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UNDATED (CNN) -- In the make-believe world of Hollywood, computerized special effects have made it very difficult for us to know what's real and what's fantasy. Behind the scenes of the film "Life of Pi" to show us the difference.

Every Bengal tiger is different. This male is 10-years-old and weighs in at about 500 pounds. His name is King and he was born to be a star. Animal Trainer Thierry le Portier says, "Every animal has his own look and ' King' looks very sure of himself and dominant; that's how Ang Lee saw it."

This is King's story, but it's also about his miraculous identical twin, his digital twin, made for "Life of Pi". R&H visual effects supervisor Bill Westenhofer says, "We knew if we had a real tiger we had to cut up against that that our digital tiger had to be flawless. The tiger took about -from start to finish - about year and half a model just to build the model that's before sitting down and working on shots and doing the animation."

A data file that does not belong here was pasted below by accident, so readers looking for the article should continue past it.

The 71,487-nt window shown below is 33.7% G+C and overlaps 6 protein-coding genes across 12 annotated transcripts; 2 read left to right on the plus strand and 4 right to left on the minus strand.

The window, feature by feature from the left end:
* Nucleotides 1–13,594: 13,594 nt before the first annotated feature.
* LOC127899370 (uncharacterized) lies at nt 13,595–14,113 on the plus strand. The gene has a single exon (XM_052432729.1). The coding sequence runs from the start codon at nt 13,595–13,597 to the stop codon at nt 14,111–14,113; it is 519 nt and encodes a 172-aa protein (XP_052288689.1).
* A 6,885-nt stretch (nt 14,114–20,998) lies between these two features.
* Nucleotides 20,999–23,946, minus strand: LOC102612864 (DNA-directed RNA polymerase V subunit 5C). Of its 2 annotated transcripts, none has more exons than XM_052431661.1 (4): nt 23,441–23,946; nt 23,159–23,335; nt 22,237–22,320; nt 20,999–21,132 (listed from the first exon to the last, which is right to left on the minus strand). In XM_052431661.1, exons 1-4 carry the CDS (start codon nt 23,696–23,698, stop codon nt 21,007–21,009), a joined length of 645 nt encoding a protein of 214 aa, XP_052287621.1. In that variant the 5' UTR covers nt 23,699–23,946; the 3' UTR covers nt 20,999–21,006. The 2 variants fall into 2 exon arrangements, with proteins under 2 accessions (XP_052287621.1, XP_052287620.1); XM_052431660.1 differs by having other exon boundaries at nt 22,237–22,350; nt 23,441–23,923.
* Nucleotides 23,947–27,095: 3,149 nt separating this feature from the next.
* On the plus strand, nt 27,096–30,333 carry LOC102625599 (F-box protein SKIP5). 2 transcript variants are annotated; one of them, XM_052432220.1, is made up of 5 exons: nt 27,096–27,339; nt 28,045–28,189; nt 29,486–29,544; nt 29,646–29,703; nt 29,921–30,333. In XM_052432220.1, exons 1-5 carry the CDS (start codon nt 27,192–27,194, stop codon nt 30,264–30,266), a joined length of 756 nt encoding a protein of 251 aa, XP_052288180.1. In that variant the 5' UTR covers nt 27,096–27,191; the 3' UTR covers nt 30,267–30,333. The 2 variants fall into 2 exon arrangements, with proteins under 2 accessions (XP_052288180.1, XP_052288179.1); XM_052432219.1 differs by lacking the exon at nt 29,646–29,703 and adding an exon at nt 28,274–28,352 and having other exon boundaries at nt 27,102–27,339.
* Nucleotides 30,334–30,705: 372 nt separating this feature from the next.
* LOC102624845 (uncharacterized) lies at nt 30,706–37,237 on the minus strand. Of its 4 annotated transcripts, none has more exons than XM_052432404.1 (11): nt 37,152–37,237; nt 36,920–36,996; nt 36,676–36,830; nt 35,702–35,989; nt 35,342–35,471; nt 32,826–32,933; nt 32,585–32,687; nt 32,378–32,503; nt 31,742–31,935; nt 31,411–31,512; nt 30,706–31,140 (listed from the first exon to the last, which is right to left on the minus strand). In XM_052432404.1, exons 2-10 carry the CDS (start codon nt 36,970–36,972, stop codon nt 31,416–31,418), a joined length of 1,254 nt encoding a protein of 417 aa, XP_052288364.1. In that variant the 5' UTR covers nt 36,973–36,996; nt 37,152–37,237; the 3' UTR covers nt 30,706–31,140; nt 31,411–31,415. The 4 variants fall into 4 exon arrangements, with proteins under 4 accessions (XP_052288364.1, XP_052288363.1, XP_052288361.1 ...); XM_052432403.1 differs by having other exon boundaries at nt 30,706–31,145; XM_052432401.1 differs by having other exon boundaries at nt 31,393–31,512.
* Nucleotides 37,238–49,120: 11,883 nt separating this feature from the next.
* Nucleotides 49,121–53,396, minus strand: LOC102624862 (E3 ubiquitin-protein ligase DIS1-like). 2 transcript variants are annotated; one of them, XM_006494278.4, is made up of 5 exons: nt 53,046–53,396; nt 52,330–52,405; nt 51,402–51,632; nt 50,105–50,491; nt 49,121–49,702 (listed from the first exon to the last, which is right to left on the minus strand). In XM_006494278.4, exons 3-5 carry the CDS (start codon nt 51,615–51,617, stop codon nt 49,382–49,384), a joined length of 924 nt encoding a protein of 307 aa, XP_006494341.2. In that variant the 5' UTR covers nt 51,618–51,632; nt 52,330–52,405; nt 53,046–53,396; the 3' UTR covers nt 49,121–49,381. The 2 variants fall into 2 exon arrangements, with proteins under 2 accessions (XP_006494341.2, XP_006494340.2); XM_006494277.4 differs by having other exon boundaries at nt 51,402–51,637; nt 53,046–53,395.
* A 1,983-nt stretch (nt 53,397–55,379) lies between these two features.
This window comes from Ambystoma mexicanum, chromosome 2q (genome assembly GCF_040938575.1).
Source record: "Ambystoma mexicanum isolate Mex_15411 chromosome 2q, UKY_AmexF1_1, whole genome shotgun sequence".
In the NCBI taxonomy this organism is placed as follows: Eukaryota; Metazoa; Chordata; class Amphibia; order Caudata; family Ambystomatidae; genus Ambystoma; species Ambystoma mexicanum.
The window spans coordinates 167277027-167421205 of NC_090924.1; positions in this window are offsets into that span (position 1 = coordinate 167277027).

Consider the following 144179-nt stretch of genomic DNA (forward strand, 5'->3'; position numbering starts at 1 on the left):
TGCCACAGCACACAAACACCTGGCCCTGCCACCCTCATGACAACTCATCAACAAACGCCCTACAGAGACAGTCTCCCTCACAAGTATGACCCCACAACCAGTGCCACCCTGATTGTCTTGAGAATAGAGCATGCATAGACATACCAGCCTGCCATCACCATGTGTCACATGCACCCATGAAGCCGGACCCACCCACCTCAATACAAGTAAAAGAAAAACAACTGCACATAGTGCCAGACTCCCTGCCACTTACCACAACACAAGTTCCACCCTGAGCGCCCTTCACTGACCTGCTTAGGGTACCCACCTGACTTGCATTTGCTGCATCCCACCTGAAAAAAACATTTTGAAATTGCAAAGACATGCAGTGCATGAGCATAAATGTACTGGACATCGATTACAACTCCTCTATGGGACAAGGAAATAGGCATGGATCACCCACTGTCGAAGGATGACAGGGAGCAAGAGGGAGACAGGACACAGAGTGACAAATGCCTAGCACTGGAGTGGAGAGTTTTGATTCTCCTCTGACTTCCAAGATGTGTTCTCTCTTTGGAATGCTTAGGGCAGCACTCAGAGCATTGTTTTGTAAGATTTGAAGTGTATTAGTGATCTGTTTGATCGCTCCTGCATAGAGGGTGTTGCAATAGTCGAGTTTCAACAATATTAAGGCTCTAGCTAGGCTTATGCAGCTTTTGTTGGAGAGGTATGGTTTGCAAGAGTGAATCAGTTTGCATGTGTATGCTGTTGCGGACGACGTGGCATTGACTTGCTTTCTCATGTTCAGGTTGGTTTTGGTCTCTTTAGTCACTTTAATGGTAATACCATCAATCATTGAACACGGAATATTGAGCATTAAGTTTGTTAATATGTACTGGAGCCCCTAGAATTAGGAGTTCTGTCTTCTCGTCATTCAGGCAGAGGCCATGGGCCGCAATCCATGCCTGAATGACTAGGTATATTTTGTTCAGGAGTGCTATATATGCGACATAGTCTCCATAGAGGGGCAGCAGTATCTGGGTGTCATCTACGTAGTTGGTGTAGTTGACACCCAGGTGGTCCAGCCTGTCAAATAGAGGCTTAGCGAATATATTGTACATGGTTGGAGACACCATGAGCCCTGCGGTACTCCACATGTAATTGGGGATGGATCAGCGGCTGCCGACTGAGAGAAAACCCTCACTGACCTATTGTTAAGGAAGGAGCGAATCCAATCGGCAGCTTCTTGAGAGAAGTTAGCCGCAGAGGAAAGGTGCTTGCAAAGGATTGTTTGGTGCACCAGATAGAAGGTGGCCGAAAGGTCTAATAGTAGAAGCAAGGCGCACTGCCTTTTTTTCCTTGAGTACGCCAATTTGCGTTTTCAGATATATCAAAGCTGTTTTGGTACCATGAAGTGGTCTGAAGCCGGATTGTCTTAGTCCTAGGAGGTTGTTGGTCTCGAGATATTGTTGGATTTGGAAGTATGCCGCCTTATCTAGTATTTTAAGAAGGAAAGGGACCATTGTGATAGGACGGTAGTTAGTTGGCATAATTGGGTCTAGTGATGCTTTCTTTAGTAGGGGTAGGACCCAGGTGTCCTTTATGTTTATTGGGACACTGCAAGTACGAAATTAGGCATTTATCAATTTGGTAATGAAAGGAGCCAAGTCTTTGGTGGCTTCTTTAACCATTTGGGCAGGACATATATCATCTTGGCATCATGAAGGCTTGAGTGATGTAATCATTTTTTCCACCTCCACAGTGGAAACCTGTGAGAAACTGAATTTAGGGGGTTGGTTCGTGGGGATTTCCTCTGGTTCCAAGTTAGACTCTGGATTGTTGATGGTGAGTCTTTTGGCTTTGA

Le Portier has been a professional big cat trainer since he was 16. For your benefit, he put a young tigress called Minh through her paces. He apologized it wasn't King, but that would have been rather tougher proposition altogether.

On "Life of Pi", the trainer formed an unusual bond with the film's director. La Portier says, "We were both almost in tears, you know. I finish and I say that's why I do this and he said to me, 'Oh I understand. You work with tigers for the same reason that I make movie.'"

Over half the film is set on a lifeboat in the middle of the ocean; just the boy, Pi and the tiger. It was shot in a water tank in Taiwan against special effects blue and green screens.

For safety reasons, the actor and the tiger were never filmed together. At one time it was just King, Thierry le Portier and the camera.

In the video, you cans see footage from rehearsals on the boat, shot on a mobile phone from the safety of a cage by le Portier's daughter. The voice you hear is her father's.

Creating King's digital twin took about 600 animators. IN the end, what you see on screen is 87 percent digi-tiger; 13 percent is King. Westenhofer says, "My friends couldn't tell them apart."

The simple truth is the tiger was marked out for the part, literally. As Ang Lee noticed when he first saw him, those defined stripes on his forehead match the Chinese character for King.

The special effects team has deservedly won awards. Thierry le Portier gained Ang Lee's friendship and admiration.

King himself has earned another slap of fresh meat

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